This idea that we’ve created an under-utilized workforce continues to grab my attention. Here’s one bit of data that supports the idea:
A poll by The Work Foundation found that 40% of workers had more skills than their job required …Huddersfield Examiner
Here’s more. A recent study by Gallup that’s discussed in a post by Eric Brody on his blog, Healthy Conversations:
In a recent article on MarketingProfs, Gallup research of 300,000 businesses indicated that 75-80% of employees are achieving much less and feeling far less enthusiastic about their work than they could be. If all your employees were “fully engaged,” …. your profits would jump 40%. Eric Brody, Healthy Conversations
Small business needs 40% more productivity and profits. Why? There is the obvious, micro-economic, reason. Every business needs 40% more productivity and profits.
But, there’s the macro-economic reason too. It’s as obvious, too. Our economy depends on small business to create to the new jobs. These new jobs are required before we drive out of this recession. Right now, small business may not be performing that role so well.
We all know this. But, just to remind us all and add a little urgency, here’s a few signs:
- A slow, possibly uneven or patchy, economic recovery. Forbes
- Another jobless recovery? Wall Street Journal
- Small Business Remains the Top Source of Layoffs, Christian Science Monitor
Here are 6 steps to boost productivity and profits by up to 40%. Take any one of them. Or, just take one. But get started today. Your business needs the boost. Our economy needs the boost. Your neighbors need the jobs.
Imagine your company with a 40% boost in profits and productivity.
What are the metrics you’d use to:
- measure your progress.
- alert you when you’ve reached your target
What goal remains elusive now?
Would a 40% increase in productivity or profit bring you closer to reaching it?
Erika Andersen describes this process in her book Being Strategic. Great book. I reviewed it in a post I wrote last week and published today.
You can listen to my conversation with Erika Andersen here.
Two of the best books on uncovering and unleashing the strengths of your greatest asset, those in your organization, are by Marcus Buckingham:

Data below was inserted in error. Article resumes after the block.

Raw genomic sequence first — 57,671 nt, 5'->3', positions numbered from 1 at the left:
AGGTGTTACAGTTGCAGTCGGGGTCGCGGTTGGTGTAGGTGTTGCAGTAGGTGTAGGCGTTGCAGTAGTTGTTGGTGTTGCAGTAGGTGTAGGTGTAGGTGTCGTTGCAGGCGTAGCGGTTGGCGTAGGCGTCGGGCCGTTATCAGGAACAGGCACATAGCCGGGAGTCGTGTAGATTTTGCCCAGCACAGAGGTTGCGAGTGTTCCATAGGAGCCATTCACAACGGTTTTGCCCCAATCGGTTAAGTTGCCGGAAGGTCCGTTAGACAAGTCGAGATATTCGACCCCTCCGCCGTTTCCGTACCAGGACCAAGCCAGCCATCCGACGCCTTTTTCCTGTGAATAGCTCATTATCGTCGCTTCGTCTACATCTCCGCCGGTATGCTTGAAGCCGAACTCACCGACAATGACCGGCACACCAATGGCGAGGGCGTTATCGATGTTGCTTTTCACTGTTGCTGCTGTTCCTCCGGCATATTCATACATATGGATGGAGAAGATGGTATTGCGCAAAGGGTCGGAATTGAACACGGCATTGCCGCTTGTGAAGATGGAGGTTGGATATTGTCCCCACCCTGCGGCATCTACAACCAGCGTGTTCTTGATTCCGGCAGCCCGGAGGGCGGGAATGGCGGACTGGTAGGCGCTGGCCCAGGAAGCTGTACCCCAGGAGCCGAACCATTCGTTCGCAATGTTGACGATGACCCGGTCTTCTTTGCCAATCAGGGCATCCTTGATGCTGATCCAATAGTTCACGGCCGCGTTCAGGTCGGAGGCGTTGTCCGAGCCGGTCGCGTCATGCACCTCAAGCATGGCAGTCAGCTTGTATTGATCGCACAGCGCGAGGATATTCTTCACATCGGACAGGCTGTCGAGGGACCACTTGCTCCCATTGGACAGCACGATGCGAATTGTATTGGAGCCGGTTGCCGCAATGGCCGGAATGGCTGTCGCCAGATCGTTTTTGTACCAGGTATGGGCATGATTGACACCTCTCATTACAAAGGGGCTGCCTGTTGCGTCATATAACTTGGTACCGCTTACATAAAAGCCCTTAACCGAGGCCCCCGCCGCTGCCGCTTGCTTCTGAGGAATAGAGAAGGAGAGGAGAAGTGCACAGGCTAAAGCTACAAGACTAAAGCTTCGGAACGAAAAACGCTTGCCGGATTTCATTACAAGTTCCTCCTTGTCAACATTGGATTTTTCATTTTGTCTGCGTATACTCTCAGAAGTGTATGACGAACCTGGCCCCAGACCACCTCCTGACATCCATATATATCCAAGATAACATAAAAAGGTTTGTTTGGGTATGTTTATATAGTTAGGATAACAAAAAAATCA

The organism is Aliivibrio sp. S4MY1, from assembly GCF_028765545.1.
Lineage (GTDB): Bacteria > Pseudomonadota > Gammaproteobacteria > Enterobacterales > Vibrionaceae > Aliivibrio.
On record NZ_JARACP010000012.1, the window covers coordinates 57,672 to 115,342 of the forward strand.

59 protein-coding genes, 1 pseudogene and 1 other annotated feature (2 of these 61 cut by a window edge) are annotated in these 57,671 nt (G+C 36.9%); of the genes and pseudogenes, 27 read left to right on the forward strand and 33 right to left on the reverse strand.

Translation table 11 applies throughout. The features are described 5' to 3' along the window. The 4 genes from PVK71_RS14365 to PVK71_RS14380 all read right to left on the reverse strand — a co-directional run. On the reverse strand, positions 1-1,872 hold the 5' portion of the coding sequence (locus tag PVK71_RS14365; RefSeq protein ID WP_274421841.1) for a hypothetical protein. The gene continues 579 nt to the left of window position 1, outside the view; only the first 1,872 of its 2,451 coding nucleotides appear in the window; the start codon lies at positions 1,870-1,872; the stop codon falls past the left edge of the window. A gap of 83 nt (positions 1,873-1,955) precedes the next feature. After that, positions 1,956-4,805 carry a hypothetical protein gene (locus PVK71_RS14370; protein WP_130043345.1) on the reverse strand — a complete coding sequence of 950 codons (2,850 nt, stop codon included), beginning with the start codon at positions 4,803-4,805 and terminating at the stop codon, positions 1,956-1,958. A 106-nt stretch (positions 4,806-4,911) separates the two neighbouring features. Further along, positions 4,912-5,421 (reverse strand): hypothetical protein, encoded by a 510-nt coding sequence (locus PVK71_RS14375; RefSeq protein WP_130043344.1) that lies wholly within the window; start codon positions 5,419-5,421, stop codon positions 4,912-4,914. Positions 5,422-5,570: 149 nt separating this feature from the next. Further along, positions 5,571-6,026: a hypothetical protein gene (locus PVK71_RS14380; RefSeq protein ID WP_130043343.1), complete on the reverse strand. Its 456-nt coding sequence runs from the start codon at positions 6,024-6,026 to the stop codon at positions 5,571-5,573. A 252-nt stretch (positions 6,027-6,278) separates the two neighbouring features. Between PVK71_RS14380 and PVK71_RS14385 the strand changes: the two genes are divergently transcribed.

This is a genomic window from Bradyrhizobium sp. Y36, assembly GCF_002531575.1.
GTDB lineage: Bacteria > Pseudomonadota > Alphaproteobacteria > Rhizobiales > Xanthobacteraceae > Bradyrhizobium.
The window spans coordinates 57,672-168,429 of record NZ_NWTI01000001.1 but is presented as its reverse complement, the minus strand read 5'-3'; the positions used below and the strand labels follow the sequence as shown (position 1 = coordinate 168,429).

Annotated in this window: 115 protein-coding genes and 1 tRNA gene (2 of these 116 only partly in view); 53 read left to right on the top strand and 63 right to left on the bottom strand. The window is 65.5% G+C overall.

Read them. Learn from them. Learn how matching your employees’ strengths with their job description and recognizing them and putting them in a position to grow is the key to your growth.
Ask those in your company. Ask them:
- What they could do better,
- How could they do it better,
- Why could they do it better.
- When do they feel the strongest, clearest, happiest?
- What are they doing?
- When are they doing it?
- What more do they need to have this experience more frequently?
Ask your customers, too. Time is precious, yours and theirs. Use the most efficient customer-survey. It is the 1-question Ultimate Question Survey that generates their Net Promoter Score and collectively, yours as a company.
4). Get Your Freak On.
Dave Rendall at his Freak Factor blog suggests the flip side of one’s weakness is one’s strength. It’s the setting that matters. For instance, if you have a loud opinionated employee who can never stop talking…find a place where loud opinions constantly shared are desired, helpful. Everyone will thank you. Likewise, if you have one employee who is obsessive about details, find a place where details need obsessing.
You can listen to my conversation with Dave Rendall here.
5). Recognize. Immediately. Meaningfully.
Recognize excellence, strength, success…Do it immediately. Make that recognition meaningful. Meaningful means meaningful to the recipient. Steps 2 and 3 will help you find those ways.
Recognize also means to celebrate. Celebrate your successes regularly, immediately.
6). Make the Party about Their Life.
Make sure you give your stakeholders one unique reason to celebrate their life, to look good for their stakeholders. ( Tip of the hat to Kathy Sierra. )
7) Measure the results.